mysql> flush privileges;

  • Now, set a new password using the command below:

Password=PASSWORD(‘my_password’) where USER=’root’;


  • Since you have already reset the password, it is time to remove ‘skip-grant-tables’ from etc/mysql/my.cnf.
  • Restart MySQL again and log in using the new password. The service will no longer show the error.



1. Where is the MYSQL error log?

Error logs are one of the most important logs in terms of IT operations because it helps in detecting and diagnosing functional problems that simply improves performance. 

The MYSQL error log basically contains error messages, warnings and different notes which are created during the startup and shutdown phases.

MYSQL error logging is always enabled and allows the users to set destination, verbosity levels and time zone. 

A file or the console is a general location or, say, destination of error logs. When no location is specified, then in windows, the error logs are written to host_name.err ( host_name is the host system name) in the data directory, whereas in UNIX/Linux, the console is the default destination of errors. 

A user can change the destination of error logs by specifying the location in the –log-error option (i.e., –log-error=”G:/TMP/mysql_logs/mysql_error.err” or –log-error=/var/log/mysql/error.log).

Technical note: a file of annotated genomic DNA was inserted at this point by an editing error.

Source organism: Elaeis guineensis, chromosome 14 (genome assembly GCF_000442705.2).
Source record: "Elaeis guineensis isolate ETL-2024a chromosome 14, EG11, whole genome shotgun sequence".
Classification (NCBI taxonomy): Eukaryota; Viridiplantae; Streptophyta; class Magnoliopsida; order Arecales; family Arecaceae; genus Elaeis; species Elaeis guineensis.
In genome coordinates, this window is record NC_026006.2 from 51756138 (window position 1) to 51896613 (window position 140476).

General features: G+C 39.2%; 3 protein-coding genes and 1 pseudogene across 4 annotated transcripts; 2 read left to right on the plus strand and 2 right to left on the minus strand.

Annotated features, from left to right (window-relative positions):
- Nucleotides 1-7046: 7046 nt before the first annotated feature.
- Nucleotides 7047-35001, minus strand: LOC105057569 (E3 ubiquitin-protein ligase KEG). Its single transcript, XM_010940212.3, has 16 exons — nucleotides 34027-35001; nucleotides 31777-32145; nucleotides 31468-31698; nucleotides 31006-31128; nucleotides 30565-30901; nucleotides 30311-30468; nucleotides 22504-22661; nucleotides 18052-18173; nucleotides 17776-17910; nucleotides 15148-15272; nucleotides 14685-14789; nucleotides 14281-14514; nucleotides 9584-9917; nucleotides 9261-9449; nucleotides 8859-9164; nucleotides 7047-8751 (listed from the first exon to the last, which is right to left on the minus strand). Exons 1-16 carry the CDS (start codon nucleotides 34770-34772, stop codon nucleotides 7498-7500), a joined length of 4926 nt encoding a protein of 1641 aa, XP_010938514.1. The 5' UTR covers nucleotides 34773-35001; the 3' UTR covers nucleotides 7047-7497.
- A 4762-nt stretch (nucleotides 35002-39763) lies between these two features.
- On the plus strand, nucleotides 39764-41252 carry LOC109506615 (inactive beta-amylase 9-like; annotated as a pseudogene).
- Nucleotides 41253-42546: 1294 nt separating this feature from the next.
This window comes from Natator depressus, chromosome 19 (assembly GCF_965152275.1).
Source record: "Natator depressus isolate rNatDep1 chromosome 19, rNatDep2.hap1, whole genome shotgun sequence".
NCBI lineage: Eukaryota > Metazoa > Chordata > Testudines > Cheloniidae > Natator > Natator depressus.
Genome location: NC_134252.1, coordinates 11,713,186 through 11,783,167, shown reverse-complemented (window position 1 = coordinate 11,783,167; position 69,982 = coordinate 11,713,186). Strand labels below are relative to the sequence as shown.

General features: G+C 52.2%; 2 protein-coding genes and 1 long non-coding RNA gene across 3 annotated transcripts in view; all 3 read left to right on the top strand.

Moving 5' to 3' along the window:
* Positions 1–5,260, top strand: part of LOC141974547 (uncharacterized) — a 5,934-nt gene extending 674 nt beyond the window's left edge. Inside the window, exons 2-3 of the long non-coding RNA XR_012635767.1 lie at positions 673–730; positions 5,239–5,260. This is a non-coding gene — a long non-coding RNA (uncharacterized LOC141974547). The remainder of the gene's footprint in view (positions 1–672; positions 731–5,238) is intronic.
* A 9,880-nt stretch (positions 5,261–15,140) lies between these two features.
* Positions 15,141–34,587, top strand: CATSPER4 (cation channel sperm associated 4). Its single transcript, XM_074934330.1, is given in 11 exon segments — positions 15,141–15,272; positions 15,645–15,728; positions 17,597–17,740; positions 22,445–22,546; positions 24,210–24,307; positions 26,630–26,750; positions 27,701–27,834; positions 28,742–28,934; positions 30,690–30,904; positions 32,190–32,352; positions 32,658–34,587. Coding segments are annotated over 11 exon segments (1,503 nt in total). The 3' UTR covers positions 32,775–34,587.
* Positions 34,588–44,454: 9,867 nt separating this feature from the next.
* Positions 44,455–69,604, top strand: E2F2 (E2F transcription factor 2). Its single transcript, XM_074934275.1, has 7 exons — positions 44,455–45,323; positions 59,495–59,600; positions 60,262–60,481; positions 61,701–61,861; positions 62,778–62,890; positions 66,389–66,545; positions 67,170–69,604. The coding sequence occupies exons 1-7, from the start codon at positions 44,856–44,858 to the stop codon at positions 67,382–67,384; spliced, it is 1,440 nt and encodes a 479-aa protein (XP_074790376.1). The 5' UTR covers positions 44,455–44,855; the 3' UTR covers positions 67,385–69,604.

2. How to change the root password for MySQL?

To change the root password in MySQL:

  • In order to change the password for MYSQL, a new file must be created with the following contents – ALTER USER ‘root’@’localhost’ IDENTIFIED BY ‘PASSWORD’ ; (here password is the new password to be used) and this file should be saved as ~/mysql-pwd
  • Stop MYSQL with sudo systemctl stop mysql command and then issue the command: sudo mysqld -init-file=~/mysql-pwd. As the command prompt returns, restart the MYSQL using the sudo systemctl start mysql command. 
  • Now the MYSQL root user password is changed successfully, and you can login with the new admin password. 


3. How to recover the root password for MySQL?

To recover the root password in MySQL:

  • Use the sudo service mysql stop command to stop the MYSQL server.
  • Now start the MYSQL server using the sudo mysqld_safe –skip-grant-tables –skip-networking &
  • Use the mysql -u root command to connect to the MYSQL server as the root user.
  • Issue the following commands to reset the root password:

mysql> use mysql;

​mysql> update user set authentication_string=password(‘NEWPASSWORD’) where user=’root’;

​mysql> flush privileges;

​mysql> quit

Note: In the above commands, NEWPASSWORD is the new password to be used.

  • Restart the MYSQL daemon using sudo service mysql restart and log in with the new password.